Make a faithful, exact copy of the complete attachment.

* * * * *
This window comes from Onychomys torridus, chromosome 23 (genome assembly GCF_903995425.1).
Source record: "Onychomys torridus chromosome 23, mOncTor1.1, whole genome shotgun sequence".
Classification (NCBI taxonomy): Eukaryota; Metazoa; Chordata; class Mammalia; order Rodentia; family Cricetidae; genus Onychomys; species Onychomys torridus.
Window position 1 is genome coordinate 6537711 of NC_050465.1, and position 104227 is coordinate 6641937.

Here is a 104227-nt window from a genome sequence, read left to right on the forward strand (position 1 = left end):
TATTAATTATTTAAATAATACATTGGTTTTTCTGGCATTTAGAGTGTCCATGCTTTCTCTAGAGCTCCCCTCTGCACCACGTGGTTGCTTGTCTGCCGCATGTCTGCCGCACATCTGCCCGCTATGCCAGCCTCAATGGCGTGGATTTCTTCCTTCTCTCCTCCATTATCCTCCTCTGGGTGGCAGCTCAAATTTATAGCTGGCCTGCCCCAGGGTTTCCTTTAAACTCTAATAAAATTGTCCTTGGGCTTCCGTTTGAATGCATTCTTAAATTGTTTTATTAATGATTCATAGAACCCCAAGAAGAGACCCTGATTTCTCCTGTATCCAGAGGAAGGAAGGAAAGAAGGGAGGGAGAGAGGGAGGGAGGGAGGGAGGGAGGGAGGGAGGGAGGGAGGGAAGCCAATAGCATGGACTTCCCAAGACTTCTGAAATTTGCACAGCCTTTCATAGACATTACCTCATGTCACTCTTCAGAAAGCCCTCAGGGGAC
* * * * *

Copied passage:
This window comes from Onychomys torridus, chromosome 23 (genome assembly GCF_903995425.1).
Source record: "Onychomys torridus chromosome 23, mOncTor1.1, whole genome shotgun sequence".
Classification (NCBI taxonomy): Eukaryota; Metazoa; Chordata; class Mammalia; order Rodentia; family Cricetidae; genus Onychomys; species Onychomys torridus.
Window position 1 is genome coordinate 6537711 of NC_050465.1, and position 104227 is coordinate 6641937.

Here is a 104227-nt window from a genome sequence, read left to right on the forward strand (position 1 = left end):
TATTAATTATTTAAATAATACATTGGTTTTTCTGGCATTTAGAGTGTCCATGCTTTCTCTAGAGCTCCCCTCTGCACCACGTGGTTGCTTGTCTGCCGCATGTCTGCCGCACATCTGCCCGCTATGCCAGCCTCAATGGCGTGGATTTCTTCCTTCTCTCCTCCATTATCCTCCTCTGGGTGGCAGCTCAAATTTATAGCTGGCCTGCCCCAGGGTTTCCTTTAAACTCTAATAAAATTGTCCTTGGGCTTCCGTTTGAATGCATTCTTAAATTGTTTTATTAATGATTCATAGAACCCCAAGAAGAGACCCTGATTTCTCCTGTATCCAGAGGAAGGAAGGAAAGAAGGGAGGGAGAGAGGGAGGGAGGGAGGGAGGGAGGGAGGGAGGGAGGGAGGGAAGCCAATAGCATGGACTTCCCAAGACTTCTGAAATTTGCACAGCCTTTCATAGACATTACCTCATGTCACTCTTCAGAAAGCCCTCAGGGGAC